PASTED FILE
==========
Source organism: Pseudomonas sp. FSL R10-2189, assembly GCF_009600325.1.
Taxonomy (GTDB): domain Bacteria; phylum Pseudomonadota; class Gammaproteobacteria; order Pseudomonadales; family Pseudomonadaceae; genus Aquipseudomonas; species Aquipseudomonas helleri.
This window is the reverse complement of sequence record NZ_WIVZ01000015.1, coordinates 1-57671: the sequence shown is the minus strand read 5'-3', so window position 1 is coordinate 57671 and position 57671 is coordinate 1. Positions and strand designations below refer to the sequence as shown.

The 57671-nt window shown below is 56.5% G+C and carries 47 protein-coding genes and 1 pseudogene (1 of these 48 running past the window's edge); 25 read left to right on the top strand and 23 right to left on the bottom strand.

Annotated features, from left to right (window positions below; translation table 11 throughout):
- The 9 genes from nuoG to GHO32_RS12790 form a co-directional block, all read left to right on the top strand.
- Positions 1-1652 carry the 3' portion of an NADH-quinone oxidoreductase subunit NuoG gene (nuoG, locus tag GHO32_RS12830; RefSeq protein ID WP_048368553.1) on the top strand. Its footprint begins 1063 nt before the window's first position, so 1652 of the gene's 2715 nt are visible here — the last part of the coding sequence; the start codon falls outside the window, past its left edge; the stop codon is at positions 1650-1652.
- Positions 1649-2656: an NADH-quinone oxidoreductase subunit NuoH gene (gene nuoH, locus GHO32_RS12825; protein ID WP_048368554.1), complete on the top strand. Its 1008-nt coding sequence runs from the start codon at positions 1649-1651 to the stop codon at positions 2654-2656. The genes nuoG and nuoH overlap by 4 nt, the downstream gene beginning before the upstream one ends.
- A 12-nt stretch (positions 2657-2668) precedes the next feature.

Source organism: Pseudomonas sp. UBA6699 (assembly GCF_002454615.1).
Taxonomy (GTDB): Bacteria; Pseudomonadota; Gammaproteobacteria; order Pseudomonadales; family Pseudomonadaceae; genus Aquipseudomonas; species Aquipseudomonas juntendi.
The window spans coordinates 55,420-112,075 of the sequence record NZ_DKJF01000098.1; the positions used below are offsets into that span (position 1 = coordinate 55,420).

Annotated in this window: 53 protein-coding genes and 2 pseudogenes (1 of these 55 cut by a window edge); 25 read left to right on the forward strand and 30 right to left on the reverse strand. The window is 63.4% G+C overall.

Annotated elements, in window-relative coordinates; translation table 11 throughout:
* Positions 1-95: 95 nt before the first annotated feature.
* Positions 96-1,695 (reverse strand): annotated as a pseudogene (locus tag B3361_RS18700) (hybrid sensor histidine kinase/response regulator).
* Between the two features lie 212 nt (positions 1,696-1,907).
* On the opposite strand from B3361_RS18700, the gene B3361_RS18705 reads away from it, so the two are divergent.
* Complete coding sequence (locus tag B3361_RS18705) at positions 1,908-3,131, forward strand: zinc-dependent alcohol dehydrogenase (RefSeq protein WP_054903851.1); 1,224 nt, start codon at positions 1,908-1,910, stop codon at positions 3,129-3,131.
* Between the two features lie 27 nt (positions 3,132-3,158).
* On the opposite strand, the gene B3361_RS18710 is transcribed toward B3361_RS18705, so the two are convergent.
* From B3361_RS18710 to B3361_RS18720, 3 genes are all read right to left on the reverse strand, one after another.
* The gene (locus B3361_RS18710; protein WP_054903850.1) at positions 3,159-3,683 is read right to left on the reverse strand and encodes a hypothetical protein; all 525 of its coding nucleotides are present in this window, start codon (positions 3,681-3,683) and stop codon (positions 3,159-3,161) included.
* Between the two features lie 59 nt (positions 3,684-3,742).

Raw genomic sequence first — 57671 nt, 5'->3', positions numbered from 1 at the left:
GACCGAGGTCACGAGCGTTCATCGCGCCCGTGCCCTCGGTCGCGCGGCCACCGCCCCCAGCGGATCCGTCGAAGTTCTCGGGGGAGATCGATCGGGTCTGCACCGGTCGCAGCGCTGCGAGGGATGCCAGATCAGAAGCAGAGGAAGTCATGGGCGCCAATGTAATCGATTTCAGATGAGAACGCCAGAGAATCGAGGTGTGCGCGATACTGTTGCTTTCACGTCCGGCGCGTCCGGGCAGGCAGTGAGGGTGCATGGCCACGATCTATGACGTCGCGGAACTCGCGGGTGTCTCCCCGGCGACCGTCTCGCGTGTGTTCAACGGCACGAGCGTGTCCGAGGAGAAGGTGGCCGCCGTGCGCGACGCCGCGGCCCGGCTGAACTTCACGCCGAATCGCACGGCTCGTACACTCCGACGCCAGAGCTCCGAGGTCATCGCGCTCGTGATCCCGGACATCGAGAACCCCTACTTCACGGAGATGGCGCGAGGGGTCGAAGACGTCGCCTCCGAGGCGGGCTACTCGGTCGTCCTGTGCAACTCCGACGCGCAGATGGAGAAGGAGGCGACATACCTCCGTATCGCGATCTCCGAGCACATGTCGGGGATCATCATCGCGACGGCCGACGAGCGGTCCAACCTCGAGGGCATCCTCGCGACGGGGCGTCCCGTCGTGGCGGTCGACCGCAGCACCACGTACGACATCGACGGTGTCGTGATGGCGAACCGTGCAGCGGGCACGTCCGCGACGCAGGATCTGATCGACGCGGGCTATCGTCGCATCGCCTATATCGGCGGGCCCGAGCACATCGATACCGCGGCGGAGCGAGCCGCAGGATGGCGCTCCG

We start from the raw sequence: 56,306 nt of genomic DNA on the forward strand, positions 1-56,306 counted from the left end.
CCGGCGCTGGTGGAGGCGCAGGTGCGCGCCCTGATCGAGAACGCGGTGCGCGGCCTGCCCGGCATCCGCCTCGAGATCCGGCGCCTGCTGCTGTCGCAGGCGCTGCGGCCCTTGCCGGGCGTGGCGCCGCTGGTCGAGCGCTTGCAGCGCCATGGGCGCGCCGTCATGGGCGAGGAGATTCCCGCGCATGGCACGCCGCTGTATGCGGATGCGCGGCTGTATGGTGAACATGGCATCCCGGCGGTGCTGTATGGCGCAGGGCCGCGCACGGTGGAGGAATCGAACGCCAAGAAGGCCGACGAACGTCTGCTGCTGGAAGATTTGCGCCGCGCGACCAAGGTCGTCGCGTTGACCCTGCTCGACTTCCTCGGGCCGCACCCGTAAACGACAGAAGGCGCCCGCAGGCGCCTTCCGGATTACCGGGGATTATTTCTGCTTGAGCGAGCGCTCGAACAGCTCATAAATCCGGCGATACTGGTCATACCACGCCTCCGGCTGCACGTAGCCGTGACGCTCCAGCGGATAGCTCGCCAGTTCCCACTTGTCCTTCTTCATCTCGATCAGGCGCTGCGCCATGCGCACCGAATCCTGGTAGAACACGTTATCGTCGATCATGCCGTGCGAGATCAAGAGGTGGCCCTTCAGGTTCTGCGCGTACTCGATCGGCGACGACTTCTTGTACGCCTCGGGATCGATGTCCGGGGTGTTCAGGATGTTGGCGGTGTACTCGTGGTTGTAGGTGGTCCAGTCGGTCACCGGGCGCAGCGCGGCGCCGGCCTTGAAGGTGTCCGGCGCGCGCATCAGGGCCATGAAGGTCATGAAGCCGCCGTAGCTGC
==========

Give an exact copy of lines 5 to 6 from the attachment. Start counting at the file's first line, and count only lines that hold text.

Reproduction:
Annotated features, from left to right (window positions below; translation table 11 throughout):
- The 9 genes from nuoG to GHO32_RS12790 form a co-directional block, all read left to right on the top strand.